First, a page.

You know it: northern lights. The highlight of Yellowknife is the lights. In a warmly lit cabin, I sipped on my steaming, 2-to-1-part mocha. I would suit up in my burrito-wrap-like coat and head outside to check up on the transient auroras. After I close the cabin doors behind me, I was instantly engulfed by the mystical and mesmerizing night. Diamond stars and swift northern lights blazed the dark indigo sky. I easily spent hours outside, negative 30 degrees, as I hurriedly scrambled to adjust my camera in this angle and that angle.
I got to give myself a pat on the back for not getting frostbite, especially for a person like me with extremely dry hands.
Every photo is unique. The auroras shift so fast you can’t get two photos that are alike.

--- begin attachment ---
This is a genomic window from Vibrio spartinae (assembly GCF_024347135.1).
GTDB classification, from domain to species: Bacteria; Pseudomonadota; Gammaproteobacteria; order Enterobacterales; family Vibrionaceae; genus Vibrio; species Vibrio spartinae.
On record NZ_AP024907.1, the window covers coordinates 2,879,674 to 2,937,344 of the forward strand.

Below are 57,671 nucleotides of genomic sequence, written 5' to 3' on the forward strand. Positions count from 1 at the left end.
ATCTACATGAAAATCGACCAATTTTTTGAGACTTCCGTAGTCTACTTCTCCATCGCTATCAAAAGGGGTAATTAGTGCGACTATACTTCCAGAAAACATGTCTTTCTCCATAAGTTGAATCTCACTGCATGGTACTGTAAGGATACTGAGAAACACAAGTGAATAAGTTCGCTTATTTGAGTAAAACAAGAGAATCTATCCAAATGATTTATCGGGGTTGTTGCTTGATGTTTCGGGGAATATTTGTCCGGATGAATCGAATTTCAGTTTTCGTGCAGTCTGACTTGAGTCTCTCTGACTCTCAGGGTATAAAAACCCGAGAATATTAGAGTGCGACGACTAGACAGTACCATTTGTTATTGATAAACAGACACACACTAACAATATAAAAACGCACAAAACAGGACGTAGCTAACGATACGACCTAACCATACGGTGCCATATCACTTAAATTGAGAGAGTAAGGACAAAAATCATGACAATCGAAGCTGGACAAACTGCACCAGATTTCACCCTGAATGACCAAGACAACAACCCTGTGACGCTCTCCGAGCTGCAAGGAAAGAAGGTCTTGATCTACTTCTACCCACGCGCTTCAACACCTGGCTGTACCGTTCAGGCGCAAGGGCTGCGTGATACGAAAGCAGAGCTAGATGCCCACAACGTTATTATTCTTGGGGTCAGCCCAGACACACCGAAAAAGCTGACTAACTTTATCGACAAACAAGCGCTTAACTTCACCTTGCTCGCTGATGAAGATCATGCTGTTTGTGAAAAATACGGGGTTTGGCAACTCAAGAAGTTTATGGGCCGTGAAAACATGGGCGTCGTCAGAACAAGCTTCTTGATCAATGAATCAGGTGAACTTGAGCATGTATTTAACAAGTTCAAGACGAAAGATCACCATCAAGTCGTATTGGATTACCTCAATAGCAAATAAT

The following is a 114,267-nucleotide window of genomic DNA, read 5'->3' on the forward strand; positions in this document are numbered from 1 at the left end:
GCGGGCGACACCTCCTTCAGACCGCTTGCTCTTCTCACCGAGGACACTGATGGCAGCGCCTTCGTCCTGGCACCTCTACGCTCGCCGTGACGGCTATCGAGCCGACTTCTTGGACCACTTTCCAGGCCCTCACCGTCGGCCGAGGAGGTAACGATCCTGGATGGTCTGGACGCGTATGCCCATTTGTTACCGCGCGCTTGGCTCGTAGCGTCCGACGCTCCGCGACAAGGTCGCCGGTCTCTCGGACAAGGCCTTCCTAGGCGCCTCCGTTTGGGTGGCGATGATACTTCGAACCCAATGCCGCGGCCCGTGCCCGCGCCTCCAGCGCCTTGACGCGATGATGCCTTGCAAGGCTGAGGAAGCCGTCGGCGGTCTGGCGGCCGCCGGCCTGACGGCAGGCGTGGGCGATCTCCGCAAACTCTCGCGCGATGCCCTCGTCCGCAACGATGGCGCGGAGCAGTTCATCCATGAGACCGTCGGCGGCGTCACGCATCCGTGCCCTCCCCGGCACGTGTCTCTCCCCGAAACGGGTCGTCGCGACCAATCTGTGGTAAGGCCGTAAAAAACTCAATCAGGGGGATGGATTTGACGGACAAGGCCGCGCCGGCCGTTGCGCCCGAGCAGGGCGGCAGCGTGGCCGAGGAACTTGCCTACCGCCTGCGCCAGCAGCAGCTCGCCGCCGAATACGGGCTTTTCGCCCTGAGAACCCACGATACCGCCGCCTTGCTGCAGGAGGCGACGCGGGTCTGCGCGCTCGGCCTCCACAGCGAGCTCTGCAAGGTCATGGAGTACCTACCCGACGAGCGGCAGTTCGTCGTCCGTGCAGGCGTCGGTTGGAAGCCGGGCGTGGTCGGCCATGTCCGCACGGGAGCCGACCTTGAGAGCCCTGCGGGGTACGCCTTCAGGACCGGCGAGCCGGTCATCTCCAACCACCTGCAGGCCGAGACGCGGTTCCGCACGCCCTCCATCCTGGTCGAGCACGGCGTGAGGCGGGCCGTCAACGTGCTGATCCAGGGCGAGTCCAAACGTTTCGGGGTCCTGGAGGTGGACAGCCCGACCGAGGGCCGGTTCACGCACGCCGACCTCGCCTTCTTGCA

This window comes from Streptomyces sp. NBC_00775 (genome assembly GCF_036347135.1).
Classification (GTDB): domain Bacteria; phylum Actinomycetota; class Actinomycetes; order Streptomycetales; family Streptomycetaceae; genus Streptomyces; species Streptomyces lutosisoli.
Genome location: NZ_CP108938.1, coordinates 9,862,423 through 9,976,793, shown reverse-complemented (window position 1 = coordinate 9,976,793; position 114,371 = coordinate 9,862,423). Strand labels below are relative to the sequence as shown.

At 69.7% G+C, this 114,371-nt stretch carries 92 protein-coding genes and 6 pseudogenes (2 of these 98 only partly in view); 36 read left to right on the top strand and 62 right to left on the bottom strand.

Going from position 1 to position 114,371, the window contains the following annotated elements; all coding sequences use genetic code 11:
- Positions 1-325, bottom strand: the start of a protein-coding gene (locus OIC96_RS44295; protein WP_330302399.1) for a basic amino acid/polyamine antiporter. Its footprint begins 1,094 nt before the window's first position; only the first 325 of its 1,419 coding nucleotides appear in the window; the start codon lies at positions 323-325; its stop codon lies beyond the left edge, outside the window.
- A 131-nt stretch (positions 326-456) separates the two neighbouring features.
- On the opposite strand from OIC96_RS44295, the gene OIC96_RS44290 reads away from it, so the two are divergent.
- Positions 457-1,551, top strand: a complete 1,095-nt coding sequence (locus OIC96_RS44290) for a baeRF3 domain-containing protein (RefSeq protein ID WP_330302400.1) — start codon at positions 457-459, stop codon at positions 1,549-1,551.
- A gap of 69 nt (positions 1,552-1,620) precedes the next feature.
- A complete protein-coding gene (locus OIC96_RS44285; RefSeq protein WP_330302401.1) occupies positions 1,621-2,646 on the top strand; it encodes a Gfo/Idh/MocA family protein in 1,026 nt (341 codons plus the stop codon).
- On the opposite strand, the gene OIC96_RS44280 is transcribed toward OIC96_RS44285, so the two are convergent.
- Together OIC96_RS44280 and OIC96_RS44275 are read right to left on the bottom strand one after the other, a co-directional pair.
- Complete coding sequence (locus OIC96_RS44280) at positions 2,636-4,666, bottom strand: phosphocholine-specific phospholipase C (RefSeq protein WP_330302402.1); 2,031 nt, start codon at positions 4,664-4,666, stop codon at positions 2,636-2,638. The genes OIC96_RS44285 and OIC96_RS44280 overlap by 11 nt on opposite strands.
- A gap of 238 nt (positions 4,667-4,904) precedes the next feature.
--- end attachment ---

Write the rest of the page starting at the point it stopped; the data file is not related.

Can we please take a moment to appreciate the Orion constellation (above) ? You probably think that I have some very sentimental memory of Orion but nope! I just talk about it a lot because that’s the only constellation I remember from Science 9. Also, because Orion’s belt is very visible, I like to point it out to everybody. Hahaha.
The lights are probably not what you would expect. The truth is that these auroras are actually significantly weaker in real life than photographs. Most cameras are more sensitive to light than human eyes; thus, the lense will do a better job of picking up the subtle northern wonders.
I have to mention this: taking photos of northern lights is very difficult! My AP calculus derivative test was easier than this!
Look out for my next post where I will offer some insightful and slightly experienced tips and tricks for photographing and editing northern lights. Hope you enjoy these photos as much as I enjoyed sharing these beauties.
Talk to you later. Bye for now!